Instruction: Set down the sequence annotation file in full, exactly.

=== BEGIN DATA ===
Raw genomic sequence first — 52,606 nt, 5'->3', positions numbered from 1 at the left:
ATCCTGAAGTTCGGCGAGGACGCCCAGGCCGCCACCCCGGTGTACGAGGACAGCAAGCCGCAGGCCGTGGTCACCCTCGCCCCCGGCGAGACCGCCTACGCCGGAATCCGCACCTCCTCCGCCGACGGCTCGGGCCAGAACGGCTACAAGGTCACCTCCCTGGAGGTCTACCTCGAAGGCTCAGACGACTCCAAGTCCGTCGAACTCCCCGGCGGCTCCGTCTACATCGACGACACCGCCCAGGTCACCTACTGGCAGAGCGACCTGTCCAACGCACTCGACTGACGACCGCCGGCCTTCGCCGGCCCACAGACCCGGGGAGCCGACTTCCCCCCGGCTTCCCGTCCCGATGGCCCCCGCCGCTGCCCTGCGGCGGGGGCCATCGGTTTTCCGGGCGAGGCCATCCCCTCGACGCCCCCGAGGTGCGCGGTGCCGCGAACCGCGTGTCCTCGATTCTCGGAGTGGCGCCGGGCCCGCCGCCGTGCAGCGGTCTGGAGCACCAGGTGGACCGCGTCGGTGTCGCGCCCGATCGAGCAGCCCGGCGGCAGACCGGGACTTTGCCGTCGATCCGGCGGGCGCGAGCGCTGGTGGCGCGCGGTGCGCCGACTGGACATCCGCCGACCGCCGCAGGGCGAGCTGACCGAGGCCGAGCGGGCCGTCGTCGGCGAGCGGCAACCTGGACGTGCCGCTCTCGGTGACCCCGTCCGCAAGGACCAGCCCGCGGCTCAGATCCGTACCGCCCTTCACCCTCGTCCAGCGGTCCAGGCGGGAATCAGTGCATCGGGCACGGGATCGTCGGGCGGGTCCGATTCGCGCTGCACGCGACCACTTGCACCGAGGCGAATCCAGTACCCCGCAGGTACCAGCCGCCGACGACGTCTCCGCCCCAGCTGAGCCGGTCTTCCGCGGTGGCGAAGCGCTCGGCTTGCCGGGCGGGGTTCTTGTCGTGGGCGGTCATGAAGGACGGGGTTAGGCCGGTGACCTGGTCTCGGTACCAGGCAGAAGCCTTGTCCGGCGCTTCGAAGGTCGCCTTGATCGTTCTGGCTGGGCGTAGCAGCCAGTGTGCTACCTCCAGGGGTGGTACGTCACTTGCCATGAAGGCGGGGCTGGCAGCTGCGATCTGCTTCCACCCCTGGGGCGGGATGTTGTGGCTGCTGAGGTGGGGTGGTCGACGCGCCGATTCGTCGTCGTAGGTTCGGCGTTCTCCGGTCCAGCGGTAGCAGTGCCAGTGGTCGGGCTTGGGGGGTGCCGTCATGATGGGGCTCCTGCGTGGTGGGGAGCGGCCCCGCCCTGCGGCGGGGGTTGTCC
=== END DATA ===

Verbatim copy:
Raw genomic sequence first — 52,606 nt, 5'->3', positions numbered from 1 at the left:
ATCCTGAAGTTCGGCGAGGACGCCCAGGCCGCCACCCCGGTGTACGAGGACAGCAAGCCGCAGGCCGTGGTCACCCTCGCCCCCGGCGAGACCGCCTACGCCGGAATCCGCACCTCCTCCGCCGACGGCTCGGGCCAGAACGGCTACAAGGTCACCTCCCTGGAGGTCTACCTCGAAGGCTCAGACGACTCCAAGTCCGTCGAACTCCCCGGCGGCTCCGTCTACATCGACGACACCGCCCAGGTCACCTACTGGCAGAGCGACCTGTCCAACGCACTCGACTGACGACCGCCGGCCTTCGCCGGCCCACAGACCCGGGGAGCCGACTTCCCCCCGGCTTCCCGTCCCGATGGCCCCCGCCGCTGCCCTGCGGCGGGGGCCATCGGTTTTCCGGGCGAGGCCATCCCCTCGACGCCCCCGAGGTGCGCGGTGCCGCGAACCGCGTGTCCTCGATTCTCGGAGTGGCGCCGGGCCCGCCGCCGTGCAGCGGTCTGGAGCACCAGGTGGACCGCGTCGGTGTCGCGCCCGATCGAGCAGCCCGGCGGCAGACCGGGACTTTGCCGTCGATCCGGCGGGCGCGAGCGCTGGTGGCGCGCGGTGCGCCGACTGGACATCCGCCGACCGCCGCAGGGCGAGCTGACCGAGGCCGAGCGGGCCGTCGTCGGCGAGCGGCAACCTGGACGTGCCGCTCTCGGTGACCCCGTCCGCAAGGACCAGCCCGCGGCTCAGATCCGTACCGCCCTTCACCCTCGTCCAGCGGTCCAGGCGGGAATCAGTGCATCGGGCACGGGATCGTCGGGCGGGTCCGATTCGCGCTGCACGCGACCACTTGCACCGAGGCGAATCCAGTACCCCGCAGGTACCAGCCGCCGACGACGTCTCCGCCCCAGCTGAGCCGGTCTTCCGCGGTGGCGAAGCGCTCGGCTTGCCGGGCGGGGTTCTTGTCGTGGGCGGTCATGAAGGACGGGGTTAGGCCGGTGACCTGGTCTCGGTACCAGGCAGAAGCCTTGTCCGGCGCTTCGAAGGTCGCCTTGATCGTTCTGGCTGGGCGTAGCAGCCAGTGTGCTACCTCCAGGGGTGGTACGTCACTTGCCATGAAGGCGGGGCTGGCAGCTGCGATCTGCTTCCACCCCTGGGGCGGGATGTTGTGGCTGCTGAGGTGGGGTGGTCGACGCGCCGATTCGTCGTCGTAGGTTCGGCGTTCTCCGGTCCAGCGGTAGCAGTGCCAGTGGTCGGGCTTGGGGGGTGCCGTCATGATGGGGCTCCTGCGTGGTGGGGAGCGGCCCCGCCCTGCGGCGGGGGTTGTCC